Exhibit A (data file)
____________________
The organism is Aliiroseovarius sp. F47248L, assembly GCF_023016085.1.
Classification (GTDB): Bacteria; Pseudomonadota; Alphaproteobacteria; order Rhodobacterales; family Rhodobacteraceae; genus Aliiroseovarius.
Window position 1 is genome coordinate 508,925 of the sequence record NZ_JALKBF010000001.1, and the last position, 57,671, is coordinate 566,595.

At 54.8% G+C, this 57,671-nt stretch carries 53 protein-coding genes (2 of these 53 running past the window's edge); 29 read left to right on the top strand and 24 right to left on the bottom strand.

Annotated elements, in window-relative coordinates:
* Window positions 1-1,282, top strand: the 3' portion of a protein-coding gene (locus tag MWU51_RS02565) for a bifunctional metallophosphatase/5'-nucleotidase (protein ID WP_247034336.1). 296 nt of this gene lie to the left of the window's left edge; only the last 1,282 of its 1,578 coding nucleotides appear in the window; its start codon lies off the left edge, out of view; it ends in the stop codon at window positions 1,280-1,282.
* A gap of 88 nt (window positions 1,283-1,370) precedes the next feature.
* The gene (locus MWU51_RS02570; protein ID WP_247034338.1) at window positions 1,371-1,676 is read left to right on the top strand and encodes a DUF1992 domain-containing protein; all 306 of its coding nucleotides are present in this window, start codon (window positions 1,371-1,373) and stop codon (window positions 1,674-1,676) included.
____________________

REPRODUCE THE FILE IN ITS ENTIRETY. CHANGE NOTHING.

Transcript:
The organism is Aliiroseovarius sp. F47248L, assembly GCF_023016085.1.
Classification (GTDB): Bacteria; Pseudomonadota; Alphaproteobacteria; order Rhodobacterales; family Rhodobacteraceae; genus Aliiroseovarius.
Window position 1 is genome coordinate 508,925 of the sequence record NZ_JALKBF010000001.1, and the last position, 57,671, is coordinate 566,595.

At 54.8% G+C, this 57,671-nt stretch carries 53 protein-coding genes (2 of these 53 running past the window's edge); 29 read left to right on the top strand and 24 right to left on the bottom strand.

Annotated elements, in window-relative coordinates:
* Window positions 1-1,282, top strand: the 3' portion of a protein-coding gene (locus tag MWU51_RS02565) for a bifunctional metallophosphatase/5'-nucleotidase (protein ID WP_247034336.1). 296 nt of this gene lie to the left of the window's left edge; only the last 1,282 of its 1,578 coding nucleotides appear in the window; its start codon lies off the left edge, out of view; it ends in the stop codon at window positions 1,280-1,282.
* A gap of 88 nt (window positions 1,283-1,370) precedes the next feature.
* The gene (locus MWU51_RS02570; protein ID WP_247034338.1) at window positions 1,371-1,676 is read left to right on the top strand and encodes a DUF1992 domain-containing protein; all 306 of its coding nucleotides are present in this window, start codon (window positions 1,371-1,373) and stop codon (window positions 1,674-1,676) included.